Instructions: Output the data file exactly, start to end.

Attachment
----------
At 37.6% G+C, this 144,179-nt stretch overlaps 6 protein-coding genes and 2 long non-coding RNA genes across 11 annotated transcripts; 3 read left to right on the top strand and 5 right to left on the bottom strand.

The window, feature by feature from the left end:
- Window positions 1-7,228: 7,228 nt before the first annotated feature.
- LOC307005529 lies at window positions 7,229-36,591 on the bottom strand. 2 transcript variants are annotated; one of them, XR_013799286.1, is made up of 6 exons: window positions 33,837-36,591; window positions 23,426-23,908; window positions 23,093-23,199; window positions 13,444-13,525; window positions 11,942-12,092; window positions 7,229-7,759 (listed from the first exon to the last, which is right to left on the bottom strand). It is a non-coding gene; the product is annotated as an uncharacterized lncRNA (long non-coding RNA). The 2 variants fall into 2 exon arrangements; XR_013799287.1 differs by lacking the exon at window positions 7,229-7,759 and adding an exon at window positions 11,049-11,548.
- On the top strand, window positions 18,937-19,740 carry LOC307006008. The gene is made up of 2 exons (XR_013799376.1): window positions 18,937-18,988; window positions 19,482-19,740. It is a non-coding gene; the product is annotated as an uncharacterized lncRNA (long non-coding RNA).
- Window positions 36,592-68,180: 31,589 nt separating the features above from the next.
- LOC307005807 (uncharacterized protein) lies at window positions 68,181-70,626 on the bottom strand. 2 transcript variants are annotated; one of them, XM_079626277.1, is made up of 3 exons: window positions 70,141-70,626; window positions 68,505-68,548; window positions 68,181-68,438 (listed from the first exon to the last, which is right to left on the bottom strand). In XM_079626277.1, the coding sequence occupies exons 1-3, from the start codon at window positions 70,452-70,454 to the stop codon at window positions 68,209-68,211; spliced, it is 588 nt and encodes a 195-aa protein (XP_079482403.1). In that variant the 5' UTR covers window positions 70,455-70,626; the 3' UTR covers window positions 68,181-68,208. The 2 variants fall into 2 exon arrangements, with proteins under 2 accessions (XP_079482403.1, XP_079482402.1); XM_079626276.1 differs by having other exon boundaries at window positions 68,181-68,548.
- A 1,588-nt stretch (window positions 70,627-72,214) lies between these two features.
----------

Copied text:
At 37.6% G+C, this 144,179-nt stretch overlaps 6 protein-coding genes and 2 long non-coding RNA genes across 11 annotated transcripts; 3 read left to right on the top strand and 5 right to left on the bottom strand.

The window, feature by feature from the left end:
- Window positions 1-7,228: 7,228 nt before the first annotated feature.
- LOC307005529 lies at window positions 7,229-36,591 on the bottom strand. 2 transcript variants are annotated; one of them, XR_013799286.1, is made up of 6 exons: window positions 33,837-36,591; window positions 23,426-23,908; window positions 23,093-23,199; window positions 13,444-13,525; window positions 11,942-12,092; window positions 7,229-7,759 (listed from the first exon to the last, which is right to left on the bottom strand). It is a non-coding gene; the product is annotated as an uncharacterized lncRNA (long non-coding RNA). The 2 variants fall into 2 exon arrangements; XR_013799287.1 differs by lacking the exon at window positions 7,229-7,759 and adding an exon at window positions 11,049-11,548.
- On the top strand, window positions 18,937-19,740 carry LOC307006008. The gene is made up of 2 exons (XR_013799376.1): window positions 18,937-18,988; window positions 19,482-19,740. It is a non-coding gene; the product is annotated as an uncharacterized lncRNA (long non-coding RNA).
- Window positions 36,592-68,180: 31,589 nt separating the features above from the next.
- LOC307005807 (uncharacterized protein) lies at window positions 68,181-70,626 on the bottom strand. 2 transcript variants are annotated; one of them, XM_079626277.1, is made up of 3 exons: window positions 70,141-70,626; window positions 68,505-68,548; window positions 68,181-68,438 (listed from the first exon to the last, which is right to left on the bottom strand). In XM_079626277.1, the coding sequence occupies exons 1-3, from the start codon at window positions 70,452-70,454 to the stop codon at window positions 68,209-68,211; spliced, it is 588 nt and encodes a 195-aa protein (XP_079482403.1). In that variant the 5' UTR covers window positions 70,455-70,626; the 3' UTR covers window positions 68,181-68,208. The 2 variants fall into 2 exon arrangements, with proteins under 2 accessions (XP_079482403.1, XP_079482402.1); XM_079626276.1 differs by having other exon boundaries at window positions 68,181-68,548.
- A 1,588-nt stretch (window positions 70,627-72,214) lies between these two features.